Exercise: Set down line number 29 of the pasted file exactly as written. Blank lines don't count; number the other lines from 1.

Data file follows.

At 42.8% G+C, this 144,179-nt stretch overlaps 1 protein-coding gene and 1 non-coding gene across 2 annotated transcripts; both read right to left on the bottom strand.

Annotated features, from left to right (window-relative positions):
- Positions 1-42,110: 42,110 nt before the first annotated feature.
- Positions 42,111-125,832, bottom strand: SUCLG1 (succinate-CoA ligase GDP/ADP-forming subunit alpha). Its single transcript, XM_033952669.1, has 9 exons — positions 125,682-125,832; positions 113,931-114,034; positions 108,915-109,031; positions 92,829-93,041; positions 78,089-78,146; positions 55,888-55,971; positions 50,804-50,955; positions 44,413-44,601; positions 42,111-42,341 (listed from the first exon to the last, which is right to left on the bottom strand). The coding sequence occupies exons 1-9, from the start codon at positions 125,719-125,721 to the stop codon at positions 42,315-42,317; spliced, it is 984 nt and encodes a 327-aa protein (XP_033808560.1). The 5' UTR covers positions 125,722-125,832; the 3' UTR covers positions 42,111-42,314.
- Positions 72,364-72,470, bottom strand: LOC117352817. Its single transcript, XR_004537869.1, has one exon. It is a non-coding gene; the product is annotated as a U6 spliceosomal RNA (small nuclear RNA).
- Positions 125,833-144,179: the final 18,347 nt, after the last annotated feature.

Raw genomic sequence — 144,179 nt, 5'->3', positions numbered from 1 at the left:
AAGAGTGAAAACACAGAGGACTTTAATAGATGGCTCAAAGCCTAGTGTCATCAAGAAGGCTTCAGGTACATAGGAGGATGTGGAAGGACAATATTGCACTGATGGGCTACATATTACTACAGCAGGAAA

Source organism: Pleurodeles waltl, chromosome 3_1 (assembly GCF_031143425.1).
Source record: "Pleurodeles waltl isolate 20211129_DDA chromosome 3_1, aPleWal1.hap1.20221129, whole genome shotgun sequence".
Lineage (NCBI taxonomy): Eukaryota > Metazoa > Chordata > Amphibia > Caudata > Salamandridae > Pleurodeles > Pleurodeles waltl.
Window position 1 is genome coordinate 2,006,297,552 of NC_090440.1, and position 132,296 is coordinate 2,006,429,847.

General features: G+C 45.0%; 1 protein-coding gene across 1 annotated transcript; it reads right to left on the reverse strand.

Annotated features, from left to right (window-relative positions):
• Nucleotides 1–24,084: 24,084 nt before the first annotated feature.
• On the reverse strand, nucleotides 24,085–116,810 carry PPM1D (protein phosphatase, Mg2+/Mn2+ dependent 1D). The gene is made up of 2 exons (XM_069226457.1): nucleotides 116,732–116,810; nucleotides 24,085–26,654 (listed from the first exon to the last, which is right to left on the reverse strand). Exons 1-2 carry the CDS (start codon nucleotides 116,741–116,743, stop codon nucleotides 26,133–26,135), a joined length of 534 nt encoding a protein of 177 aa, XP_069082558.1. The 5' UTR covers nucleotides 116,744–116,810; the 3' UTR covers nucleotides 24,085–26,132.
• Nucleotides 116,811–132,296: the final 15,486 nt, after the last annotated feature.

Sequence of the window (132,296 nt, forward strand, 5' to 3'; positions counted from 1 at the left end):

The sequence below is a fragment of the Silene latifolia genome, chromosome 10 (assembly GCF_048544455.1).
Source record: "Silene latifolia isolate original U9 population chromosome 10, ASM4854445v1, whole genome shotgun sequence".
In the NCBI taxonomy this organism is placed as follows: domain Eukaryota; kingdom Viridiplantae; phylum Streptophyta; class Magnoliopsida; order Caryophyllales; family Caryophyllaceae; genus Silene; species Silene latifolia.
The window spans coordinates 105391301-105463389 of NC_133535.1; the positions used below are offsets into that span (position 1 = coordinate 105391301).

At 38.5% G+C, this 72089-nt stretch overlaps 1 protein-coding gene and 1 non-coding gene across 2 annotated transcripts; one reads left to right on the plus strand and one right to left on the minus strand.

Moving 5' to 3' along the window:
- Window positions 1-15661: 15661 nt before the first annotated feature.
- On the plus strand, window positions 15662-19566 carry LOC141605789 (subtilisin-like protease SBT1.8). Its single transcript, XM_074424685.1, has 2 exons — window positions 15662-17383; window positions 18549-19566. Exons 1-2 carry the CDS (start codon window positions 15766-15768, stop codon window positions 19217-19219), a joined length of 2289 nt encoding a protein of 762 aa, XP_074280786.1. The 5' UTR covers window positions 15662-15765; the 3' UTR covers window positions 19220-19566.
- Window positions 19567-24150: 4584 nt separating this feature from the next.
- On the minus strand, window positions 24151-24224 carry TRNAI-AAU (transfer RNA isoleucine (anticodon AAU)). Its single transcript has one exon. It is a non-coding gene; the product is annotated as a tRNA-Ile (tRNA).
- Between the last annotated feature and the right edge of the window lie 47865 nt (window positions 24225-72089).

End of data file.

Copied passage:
- Between the last annotated feature and the right edge of the window lie 47865 nt (window positions 24225-72089).